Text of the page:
Applications for PPP round 2 loans are now open.
On December 27, 2020, a new bill was signed into law called the Consolidated Appropriations Act, 2021. The bill includes an extension of the Paycheck Protection Program (PPP) and dedicated set-asides for CDFI and MDIs.
On January 7, 2021, the SBA released Guidance on Accessing Capital for Minority, Underserved, Veteran and Women-Owned Businesses.
We’ll talk you through how this legislation may help your small business access a loan—even if you missed out on PPP the first time around.
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What is a CDFI?
A Community Development Financial Institution (CDFI) is a financial institution that is dedicated to serving low-income and disadvantaged communities by committing to responsible lending practices. In order to become a CDFI, an institution must be certified by the U.S. Department of Treasury and backed by the CDFI Fund, a government program that has been around since 1994 and provided billions of dollars towards community development. All CDFIs must support the CDFI fund mission to provide affordable financial services—including credit and capital—in low-income communities.
What is an MDI?
MDI stands for Minority Depository Institution, a bank or credit union that is owned or managed by a person of color. MDIs play a critical role in helping to resource underserved communities and in creating economic opportunity where it is needed most. Studies reveal that the social impact of MDIs is significant, because they distribute more loans among POC individuals and businesses compared to other financial institutions.
Some MDIs are federally insured, but not all are. To be considered an MDI by the Federal Deposit Insurance Corporation (FDIC), the institution must meet one of two criteria:
- At least 51 percent of the voting stock is owned by minority individuals who are also U.S. citizens or residents; or
- The majority of the board of directors is minority and the community that the institution serves is predominantly a minority population.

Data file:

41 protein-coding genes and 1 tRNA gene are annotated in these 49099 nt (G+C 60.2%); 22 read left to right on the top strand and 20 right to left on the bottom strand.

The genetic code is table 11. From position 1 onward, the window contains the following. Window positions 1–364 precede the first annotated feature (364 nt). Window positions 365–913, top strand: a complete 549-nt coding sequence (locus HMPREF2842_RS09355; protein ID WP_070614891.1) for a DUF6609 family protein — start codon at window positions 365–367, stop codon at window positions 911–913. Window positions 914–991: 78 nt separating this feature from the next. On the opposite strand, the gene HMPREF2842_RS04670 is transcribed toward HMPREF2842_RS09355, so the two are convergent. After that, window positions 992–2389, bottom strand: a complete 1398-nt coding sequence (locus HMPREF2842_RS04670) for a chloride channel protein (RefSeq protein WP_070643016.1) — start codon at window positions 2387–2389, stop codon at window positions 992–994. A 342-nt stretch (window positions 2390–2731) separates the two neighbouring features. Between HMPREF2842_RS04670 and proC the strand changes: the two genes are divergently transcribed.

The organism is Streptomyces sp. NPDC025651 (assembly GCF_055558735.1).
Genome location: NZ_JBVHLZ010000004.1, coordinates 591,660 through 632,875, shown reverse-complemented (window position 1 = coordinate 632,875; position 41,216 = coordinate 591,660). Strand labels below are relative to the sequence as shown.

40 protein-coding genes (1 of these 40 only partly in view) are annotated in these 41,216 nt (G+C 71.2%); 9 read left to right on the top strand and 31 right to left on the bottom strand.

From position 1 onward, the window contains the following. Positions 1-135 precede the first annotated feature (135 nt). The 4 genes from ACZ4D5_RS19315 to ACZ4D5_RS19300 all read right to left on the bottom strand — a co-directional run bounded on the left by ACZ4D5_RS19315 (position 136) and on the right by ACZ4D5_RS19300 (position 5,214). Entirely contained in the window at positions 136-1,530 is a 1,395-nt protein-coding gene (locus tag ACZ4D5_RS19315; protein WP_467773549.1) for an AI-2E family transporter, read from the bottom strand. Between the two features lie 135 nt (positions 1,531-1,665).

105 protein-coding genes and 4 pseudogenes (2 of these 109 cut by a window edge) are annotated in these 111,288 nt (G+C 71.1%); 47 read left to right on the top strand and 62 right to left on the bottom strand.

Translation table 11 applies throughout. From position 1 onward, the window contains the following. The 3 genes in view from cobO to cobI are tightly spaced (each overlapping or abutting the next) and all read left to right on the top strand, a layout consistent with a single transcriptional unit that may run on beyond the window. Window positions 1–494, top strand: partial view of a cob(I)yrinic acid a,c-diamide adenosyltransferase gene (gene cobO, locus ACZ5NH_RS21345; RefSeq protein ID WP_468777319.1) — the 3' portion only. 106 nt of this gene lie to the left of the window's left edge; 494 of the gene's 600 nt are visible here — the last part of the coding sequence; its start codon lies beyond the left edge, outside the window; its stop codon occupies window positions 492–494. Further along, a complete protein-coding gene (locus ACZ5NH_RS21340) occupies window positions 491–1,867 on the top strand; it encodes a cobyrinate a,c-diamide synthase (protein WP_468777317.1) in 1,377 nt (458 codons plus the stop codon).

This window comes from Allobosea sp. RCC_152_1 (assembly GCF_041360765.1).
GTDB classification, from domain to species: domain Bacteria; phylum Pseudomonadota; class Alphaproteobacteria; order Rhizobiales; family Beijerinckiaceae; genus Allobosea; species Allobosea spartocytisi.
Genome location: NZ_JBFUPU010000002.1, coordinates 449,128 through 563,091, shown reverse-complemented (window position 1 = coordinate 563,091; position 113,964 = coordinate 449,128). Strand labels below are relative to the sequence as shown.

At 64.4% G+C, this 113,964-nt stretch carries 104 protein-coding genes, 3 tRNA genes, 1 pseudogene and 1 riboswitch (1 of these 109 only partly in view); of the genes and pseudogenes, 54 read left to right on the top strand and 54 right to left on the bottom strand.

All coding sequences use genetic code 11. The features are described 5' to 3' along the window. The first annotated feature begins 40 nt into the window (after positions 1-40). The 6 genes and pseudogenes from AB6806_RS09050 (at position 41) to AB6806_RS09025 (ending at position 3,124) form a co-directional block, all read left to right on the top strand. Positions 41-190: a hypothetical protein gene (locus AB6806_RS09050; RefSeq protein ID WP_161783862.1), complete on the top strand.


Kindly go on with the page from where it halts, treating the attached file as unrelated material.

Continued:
The law requires the FDIC to support MDIs and help establish new ones.
An MDI can also be CDFI certified.
Can CDFIs and MDIs help my business access a PPP loan?
Minority business owners and those in low-income communities have historically faced bigger challenges in accessing loans and capital than their white or affluent counterparts. This was clearly demonstrated in the distribution of the first PPP round, which left out many BIPOC-owned small businesses. In an effort to remedy this, part of the PPP Round 2 funds will be allocated directly to CDFI and MDI lenders.
By supporting a mission to provide more equitable access to capital, CDFI and MDIs are highly effective lenders and have already provided billions of dollars in PPP loans to small business owners this past year. In the last PPP round CDFIs and MDIs made 232,110 loans, the median value of each loan being approximately $21,000. Data also showed that CDFIs and MDIs were significantly more effective in lending to Black-owned businesses than traditional banks.
For the next round of PPP, $2 billion is allocated for the CDFI Fund, and $800 million of that amount is earmarked for minority lending institutions.
What challenges should I be aware of?
A common drawback of using a CDFI to MDI is time. Because these institutions are often resource-constricted, getting funding may take longer than it would with a large bank. The funding provided by the Consolidated Appropriations Act, 2021 is meant to help solve these resourcing issues among CDFIs and MDIs.